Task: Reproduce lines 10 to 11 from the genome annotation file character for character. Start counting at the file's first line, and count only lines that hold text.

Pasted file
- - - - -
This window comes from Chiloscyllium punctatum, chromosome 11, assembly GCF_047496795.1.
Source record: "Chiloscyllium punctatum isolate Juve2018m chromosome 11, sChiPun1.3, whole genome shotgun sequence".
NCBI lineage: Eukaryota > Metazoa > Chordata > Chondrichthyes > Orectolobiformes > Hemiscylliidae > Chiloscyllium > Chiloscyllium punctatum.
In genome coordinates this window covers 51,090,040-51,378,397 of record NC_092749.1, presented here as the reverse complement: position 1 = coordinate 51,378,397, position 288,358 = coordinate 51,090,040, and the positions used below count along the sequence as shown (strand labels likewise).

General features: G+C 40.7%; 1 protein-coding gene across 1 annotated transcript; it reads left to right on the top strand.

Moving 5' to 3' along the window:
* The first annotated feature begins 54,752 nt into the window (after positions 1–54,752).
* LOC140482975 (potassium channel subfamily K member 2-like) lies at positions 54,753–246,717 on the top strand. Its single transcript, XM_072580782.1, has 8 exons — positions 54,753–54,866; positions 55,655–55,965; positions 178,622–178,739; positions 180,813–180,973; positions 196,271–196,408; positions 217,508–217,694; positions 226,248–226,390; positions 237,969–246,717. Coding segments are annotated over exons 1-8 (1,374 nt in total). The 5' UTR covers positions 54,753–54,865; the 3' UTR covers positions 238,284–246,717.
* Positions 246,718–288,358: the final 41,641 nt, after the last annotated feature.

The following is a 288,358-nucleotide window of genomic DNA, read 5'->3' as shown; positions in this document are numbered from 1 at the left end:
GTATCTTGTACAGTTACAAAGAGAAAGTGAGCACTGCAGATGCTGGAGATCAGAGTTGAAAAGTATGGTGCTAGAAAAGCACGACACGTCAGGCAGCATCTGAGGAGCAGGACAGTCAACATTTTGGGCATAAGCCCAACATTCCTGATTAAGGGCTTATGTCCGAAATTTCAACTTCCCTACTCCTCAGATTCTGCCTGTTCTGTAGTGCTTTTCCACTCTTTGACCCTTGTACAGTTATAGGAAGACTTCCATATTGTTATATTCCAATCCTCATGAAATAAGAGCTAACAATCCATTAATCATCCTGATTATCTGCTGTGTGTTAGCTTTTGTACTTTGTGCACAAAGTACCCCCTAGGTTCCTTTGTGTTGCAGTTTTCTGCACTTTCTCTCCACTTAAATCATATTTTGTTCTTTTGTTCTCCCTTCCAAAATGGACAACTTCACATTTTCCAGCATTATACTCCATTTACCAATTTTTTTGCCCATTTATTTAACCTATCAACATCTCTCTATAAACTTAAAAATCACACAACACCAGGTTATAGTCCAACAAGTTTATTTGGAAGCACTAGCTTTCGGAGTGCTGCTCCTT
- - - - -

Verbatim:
The following is a 288,358-nucleotide window of genomic DNA, read 5'->3' as shown; positions in this document are numbered from 1 at the left end:
GTATCTTGTACAGTTACAAAGAGAAAGTGAGCACTGCAGATGCTGGAGATCAGAGTTGAAAAGTATGGTGCTAGAAAAGCACGACACGTCAGGCAGCATCTGAGGAGCAGGACAGTCAACATTTTGGGCATAAGCCCAACATTCCTGATTAAGGGCTTATGTCCGAAATTTCAACTTCCCTACTCCTCAGATTCTGCCTGTTCTGTAGTGCTTTTCCACTCTTTGACCCTTGTACAGTTATAGGAAGACTTCCATATTGTTATATTCCAATCCTCATGAAATAAGAGCTAACAATCCATTAATCATCCTGATTATCTGCTGTGTGTTAGCTTTTGTACTTTGTGCACAAAGTACCCCCTAGGTTCCTTTGTGTTGCAGTTTTCTGCACTTTCTCTCCACTTAAATCATATTTTGTTCTTTTGTTCTCCCTTCCAAAATGGACAACTTCACATTTTCCAGCATTATACTCCATTTACCAATTTTTTTGCCCATTTATTTAACCTATCAACATCTCTCTATAAACTTAAAAATCACACAACACCAGGTTATAGTCCAACAAGTTTATTTGGAAGCACTAGCTTTCGGAGTGCTGCTCCTT